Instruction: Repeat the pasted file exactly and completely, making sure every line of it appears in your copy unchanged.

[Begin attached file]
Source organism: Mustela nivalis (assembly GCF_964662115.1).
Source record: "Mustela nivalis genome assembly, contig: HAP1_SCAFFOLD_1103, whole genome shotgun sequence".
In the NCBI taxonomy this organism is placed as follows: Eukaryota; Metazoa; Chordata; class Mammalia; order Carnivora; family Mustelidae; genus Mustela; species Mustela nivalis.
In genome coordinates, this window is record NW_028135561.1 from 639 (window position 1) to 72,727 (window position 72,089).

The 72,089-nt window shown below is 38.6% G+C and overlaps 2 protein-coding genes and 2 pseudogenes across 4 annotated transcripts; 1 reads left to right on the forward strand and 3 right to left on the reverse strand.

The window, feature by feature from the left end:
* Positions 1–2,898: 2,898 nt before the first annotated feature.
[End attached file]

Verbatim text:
Source organism: Mustela nivalis (assembly GCF_964662115.1).
Source record: "Mustela nivalis genome assembly, contig: HAP1_SCAFFOLD_1103, whole genome shotgun sequence".
In the NCBI taxonomy this organism is placed as follows: Eukaryota; Metazoa; Chordata; class Mammalia; order Carnivora; family Mustelidae; genus Mustela; species Mustela nivalis.
In genome coordinates, this window is record NW_028135561.1 from 639 (window position 1) to 72,727 (window position 72,089).

The 72,089-nt window shown below is 38.6% G+C and overlaps 2 protein-coding genes and 2 pseudogenes across 4 annotated transcripts; 1 reads left to right on the forward strand and 3 right to left on the reverse strand.

The window, feature by feature from the left end:
* Positions 1–2,898: 2,898 nt before the first annotated feature.